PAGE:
Pathologically characterized by "knife-blade" atrophy of the frontal and temporal lobes.
Very marked neuronal loss and gliosis in areas with ballooned neurons and intracytoplasmic Pick bodies.
Recent research has uncovered mutations in microtubule associated protein (tau) on Chromosome 17 in some families
Age at onset is usually 35-45 years.
Symptoms reflect the involvement of the basal ganglia and the neocortex.
Mild personality changes (irritability, impulsivity, depression) may be the earliest changes. Cognitive changes begin with mild impairments in judgements and usually progress to severe global dementia. Many patients show psychotic behavior.
Chorea occurs in about 90% of patients and usually begins insidiously with jerkiness and clumsiness. Chorea is worsened by emotional stress. Chorea may precede or follow the changes in personality and intellect. Other motor findings are increased tone, dysarthria, gait abnormalities, and problems with eye movements (saccades).
The duration of the disease is about 15 years.
Huntington’s disease is autosomal dominant with virtually 100% penetrance. The "huntington" gene is on the short arm of chromosome 4 associated with variable numbers of CAG trinucleotide repeats.
Grossly, the brain in Huntington’s disease is characterized by atrophy of the caudate nucleus which is visible on CT scans. The normally rounded head of the caudate becomes flattened, then concave.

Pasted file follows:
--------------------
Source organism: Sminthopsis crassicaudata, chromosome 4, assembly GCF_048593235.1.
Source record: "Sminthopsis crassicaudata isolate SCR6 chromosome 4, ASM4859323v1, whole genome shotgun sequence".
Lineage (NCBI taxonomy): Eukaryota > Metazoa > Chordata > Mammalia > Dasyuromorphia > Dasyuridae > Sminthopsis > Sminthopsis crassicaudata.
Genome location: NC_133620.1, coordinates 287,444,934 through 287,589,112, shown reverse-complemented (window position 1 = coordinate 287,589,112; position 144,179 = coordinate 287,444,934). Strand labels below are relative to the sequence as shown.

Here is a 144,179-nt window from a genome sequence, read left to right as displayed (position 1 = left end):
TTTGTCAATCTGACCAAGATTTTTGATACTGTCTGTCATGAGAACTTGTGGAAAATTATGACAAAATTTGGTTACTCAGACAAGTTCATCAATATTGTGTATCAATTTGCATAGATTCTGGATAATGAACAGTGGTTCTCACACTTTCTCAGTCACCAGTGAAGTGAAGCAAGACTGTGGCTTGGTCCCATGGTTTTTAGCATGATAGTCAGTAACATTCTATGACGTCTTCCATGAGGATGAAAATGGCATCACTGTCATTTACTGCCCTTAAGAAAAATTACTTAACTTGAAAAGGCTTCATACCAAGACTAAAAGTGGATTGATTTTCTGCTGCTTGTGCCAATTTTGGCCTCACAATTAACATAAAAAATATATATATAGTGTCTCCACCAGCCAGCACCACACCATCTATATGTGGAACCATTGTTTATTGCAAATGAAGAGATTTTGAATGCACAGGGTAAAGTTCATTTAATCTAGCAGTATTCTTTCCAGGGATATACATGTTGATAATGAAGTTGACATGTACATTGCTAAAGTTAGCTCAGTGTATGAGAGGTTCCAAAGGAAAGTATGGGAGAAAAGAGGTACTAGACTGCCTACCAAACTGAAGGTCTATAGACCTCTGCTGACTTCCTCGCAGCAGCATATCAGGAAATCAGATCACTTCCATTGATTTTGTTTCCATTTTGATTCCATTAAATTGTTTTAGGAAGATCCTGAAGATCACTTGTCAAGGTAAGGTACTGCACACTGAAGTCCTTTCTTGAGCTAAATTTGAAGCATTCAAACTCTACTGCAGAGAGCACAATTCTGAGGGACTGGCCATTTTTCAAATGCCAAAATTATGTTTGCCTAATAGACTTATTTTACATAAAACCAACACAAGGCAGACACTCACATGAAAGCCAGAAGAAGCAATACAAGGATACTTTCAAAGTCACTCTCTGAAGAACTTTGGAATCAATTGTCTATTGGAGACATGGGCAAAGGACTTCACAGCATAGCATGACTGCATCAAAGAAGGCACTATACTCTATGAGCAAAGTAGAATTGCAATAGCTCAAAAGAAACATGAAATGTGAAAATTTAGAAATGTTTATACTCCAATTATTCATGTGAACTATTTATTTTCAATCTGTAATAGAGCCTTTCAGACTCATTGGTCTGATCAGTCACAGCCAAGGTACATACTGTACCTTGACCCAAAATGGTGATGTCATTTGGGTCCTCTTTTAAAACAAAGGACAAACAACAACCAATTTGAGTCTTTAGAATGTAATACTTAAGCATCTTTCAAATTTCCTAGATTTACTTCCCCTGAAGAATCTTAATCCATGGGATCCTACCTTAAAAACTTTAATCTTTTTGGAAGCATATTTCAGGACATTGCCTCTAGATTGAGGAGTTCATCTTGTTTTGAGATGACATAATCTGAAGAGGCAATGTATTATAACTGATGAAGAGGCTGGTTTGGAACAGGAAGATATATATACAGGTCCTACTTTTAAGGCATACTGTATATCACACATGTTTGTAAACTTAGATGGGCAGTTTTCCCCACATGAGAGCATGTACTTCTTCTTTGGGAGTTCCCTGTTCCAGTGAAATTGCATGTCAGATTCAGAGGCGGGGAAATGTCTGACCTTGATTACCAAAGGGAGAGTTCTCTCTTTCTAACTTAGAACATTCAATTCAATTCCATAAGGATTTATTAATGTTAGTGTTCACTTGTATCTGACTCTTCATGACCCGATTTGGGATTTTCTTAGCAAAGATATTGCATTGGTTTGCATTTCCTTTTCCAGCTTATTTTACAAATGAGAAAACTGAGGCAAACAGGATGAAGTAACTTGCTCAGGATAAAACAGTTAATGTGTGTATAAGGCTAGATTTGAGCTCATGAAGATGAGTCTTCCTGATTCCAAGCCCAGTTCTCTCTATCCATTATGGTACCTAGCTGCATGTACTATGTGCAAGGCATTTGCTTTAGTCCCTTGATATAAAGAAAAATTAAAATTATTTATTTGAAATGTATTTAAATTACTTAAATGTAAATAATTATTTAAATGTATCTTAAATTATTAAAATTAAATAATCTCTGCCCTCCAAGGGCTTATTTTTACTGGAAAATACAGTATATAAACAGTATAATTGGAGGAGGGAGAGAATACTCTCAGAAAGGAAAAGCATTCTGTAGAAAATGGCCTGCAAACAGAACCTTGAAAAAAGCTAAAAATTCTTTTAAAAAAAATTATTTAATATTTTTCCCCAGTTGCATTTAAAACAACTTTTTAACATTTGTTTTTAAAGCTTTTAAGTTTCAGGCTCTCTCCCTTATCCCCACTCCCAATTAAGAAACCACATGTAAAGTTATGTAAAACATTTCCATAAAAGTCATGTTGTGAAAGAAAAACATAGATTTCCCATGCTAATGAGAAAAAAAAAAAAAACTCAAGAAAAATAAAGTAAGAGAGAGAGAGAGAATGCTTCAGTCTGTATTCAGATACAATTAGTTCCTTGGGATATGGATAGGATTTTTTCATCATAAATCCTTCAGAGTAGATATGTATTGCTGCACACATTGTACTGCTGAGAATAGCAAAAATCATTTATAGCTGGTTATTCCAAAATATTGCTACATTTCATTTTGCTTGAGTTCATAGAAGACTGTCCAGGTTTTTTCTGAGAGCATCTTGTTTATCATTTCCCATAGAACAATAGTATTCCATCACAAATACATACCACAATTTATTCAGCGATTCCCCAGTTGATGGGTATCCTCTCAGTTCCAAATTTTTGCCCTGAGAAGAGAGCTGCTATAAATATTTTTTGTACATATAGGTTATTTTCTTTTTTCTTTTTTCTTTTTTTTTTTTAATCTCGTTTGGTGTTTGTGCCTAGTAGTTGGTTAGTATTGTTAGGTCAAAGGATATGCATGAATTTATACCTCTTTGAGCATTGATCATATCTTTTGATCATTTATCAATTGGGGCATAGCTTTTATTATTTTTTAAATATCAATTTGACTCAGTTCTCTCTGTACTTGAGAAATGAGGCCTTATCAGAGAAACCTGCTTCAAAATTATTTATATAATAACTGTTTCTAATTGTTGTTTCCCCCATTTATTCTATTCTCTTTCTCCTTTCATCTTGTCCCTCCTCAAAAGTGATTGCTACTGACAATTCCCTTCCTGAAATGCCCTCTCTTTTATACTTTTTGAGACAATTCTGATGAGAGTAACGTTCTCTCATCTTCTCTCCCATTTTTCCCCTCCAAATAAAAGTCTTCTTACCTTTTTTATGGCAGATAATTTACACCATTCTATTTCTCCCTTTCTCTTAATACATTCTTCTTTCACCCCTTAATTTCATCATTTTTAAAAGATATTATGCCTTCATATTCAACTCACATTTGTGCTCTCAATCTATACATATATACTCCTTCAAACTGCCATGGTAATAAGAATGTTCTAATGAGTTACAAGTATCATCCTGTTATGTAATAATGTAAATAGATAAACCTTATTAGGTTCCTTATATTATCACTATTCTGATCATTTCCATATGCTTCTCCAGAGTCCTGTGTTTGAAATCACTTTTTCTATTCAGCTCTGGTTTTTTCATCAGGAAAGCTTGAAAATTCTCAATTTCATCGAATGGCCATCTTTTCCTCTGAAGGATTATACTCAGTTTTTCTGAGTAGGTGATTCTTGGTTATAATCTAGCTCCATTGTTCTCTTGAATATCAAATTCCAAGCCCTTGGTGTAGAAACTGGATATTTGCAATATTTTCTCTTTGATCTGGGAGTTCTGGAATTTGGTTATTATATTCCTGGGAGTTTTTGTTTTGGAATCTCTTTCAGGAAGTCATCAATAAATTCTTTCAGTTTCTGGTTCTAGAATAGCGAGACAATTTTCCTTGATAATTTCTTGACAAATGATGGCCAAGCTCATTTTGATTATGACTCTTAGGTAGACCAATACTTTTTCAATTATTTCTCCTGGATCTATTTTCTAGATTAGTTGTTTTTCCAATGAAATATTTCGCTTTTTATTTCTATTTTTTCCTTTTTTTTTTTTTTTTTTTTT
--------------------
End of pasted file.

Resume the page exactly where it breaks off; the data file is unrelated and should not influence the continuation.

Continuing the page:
Microscopically, there is loss of the small and medium-sized neurons of the caudate and putamen with corresponding gliosis. Milder changes occur in the cortex, thalamus, substantia nigram, brainstem and spinal cord.
Some investigators believe that GAPDH, a chemical that occurs naturally in the brain, may be an "excitotoxin" that produces the neuronal degeneration of Huntington’s disease by activating a receptor for the excitatory neurotransmitter glutamic acid. Glutamine is encoded by CAG.
AMYOTROPHIC LATERAL SCLEROSIS (ALS: LOU GEHRIG’S DISEASE)
Age of onset is usually mid to late life.
Males are affected twice as often as females.
Symptoms are related to progressive degeneration of the corticospinal tracts (upper motor neurons) and the alpha motor neurons of the spinal cord and brainstem (lower motor neurons). Gait disorder, limb weakness, dysarthria or dysphagia, and loss of muscle bulk are common initial complaints.